Mission: SEWA Rural is a voluntary development organisation involved in health and developmental activities in the rural tribal areas of Jhagadia in south Gujarat.

Impact story: Living in a thatched-roof house in a small town in Gujarat, Usha used to beg door-to-door for meals, while her husband Haresh sold bangles. Though making ends meet wasn’t easy, they were excited about their first child. During the eighth month of her pregnancy, Usha experienced severe pain. Unable to afford care at any private or even a government hospital, she was admitted to SEWA Rural’s hospital in Jhagadia, 17 km from their village. Usha delivered a premature male child with an extremely low birth weight of just one kg. The baby was admitted to the hospital’s newborn intensive care unit (NICU) and the paediatricians immediately began treatment for him. During his 26 days at the NICU, the baby’s condition improved significantly and his weight increased to 1.5 kg. Dr Pankaj Shah, managing trustee, says, “We have been able to reduce infant mortality rate in and around Jhagadia from 172 to 41 in 15 years.”

Despite warnings from nurses and doctors, Usha sought the baby’s discharge from the hospital and went back to her house, worried about her plastic-covered house getting washed away in rain. Uncertain of the baby’s well-being, SEWA Rural sent its community health workers (CHW) to Usha’s house to check on her son. They found out that within three days, the baby’s weight had reduced to 1.2 kg and he was in a critical condition. They counselled Usha and Haresh and convinced them to admit the baby back to SEWA Rural. The baby was treated again and weighed around 1.8 kg after 10 days. Though the baby was then discharged, the CHW kept visiting him to make sure he was healthy. The boy had a total of four admissions, stayed in the hospital for 121 days and was treated for free. Dr Shah says, “We have been able to demonstrate that providing health service at doorstep is possible.” Dr Lata Desai, co-founder, says, “We were thrilled to take care of this little family!”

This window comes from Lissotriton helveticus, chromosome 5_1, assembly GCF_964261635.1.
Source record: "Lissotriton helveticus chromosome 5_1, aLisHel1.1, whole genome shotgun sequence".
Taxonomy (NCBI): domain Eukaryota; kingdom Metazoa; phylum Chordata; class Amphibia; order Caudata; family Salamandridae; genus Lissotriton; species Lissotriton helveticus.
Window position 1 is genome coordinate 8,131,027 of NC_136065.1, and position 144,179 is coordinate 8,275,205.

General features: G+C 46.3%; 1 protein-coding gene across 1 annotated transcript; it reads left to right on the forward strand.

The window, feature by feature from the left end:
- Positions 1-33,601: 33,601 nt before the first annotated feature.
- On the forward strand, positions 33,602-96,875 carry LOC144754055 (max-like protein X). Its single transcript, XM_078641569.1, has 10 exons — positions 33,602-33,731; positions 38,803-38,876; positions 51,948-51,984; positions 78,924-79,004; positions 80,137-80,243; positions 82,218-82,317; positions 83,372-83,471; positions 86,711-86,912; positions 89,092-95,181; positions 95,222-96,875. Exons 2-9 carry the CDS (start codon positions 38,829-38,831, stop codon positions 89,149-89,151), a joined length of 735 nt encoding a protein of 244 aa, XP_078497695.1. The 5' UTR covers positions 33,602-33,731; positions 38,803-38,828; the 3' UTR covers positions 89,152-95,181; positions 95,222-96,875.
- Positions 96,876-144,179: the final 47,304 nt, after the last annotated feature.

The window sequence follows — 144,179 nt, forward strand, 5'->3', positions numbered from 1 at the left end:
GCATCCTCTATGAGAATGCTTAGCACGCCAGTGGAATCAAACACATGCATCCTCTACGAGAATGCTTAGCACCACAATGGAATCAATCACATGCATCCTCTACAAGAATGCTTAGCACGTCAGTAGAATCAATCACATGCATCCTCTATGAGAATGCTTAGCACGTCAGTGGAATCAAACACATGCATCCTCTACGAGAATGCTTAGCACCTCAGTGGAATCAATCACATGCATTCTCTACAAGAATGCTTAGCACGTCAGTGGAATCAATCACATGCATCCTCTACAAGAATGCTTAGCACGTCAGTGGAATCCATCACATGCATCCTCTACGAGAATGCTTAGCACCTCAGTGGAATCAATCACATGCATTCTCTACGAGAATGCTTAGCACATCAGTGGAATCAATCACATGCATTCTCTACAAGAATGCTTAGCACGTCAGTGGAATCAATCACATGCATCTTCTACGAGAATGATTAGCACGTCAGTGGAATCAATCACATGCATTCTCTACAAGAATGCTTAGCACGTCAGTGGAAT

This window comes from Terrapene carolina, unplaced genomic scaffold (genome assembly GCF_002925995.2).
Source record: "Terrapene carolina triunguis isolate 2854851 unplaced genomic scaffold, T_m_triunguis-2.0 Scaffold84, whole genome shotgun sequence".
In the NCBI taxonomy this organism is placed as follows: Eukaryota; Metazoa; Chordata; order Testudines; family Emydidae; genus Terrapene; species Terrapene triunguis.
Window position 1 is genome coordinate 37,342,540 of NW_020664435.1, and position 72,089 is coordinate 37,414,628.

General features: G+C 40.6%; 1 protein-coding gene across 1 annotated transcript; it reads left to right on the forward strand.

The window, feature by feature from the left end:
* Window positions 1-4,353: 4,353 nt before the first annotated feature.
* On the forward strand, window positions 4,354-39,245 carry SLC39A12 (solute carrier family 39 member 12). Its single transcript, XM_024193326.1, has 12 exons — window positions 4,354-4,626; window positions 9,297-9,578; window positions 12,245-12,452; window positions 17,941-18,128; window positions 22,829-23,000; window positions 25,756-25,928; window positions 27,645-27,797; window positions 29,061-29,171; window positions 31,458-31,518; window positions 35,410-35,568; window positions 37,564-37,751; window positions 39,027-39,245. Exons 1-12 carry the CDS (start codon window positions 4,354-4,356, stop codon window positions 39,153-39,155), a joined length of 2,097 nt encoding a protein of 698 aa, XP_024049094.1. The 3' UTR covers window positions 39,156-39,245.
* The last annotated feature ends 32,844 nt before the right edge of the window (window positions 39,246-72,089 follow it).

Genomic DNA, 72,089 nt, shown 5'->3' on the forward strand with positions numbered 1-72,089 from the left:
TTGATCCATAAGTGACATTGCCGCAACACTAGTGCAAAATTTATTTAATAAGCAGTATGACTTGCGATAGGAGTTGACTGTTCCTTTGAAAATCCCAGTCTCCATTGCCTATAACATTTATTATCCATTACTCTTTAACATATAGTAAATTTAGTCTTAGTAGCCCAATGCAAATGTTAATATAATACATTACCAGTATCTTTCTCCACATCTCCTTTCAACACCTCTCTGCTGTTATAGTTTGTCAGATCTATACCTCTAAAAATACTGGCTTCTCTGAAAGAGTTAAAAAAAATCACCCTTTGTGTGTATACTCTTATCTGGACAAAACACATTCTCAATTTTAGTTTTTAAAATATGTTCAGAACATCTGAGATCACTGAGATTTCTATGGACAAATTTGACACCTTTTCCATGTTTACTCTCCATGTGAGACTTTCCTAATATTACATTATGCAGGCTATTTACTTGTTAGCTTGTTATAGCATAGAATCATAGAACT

SOS Children’s Villages of India

SOS Children’s Villages of India is a thousand-employee strong organisation that prides itself in providing a family-like environment for parentless and abandoned children. Large open spaces, as well as educational and sports facilities are provided and members of the organisation work together as one big family. SOS mothers are women who take care of the children in the NGO’s shelters. And the mothers who have been active in their function for 10 years or more are awarded the SOS Kinderdorf ring as a token of respect and gratitude. Another honour, the Prem Pandhi Award is bestowed upon SOS India Coworkers who go beyond the call of duty. It comprises a medal, a citation and a cash award of  Rs.25,000 that is given for excellence in performance and dedication to one’s duty.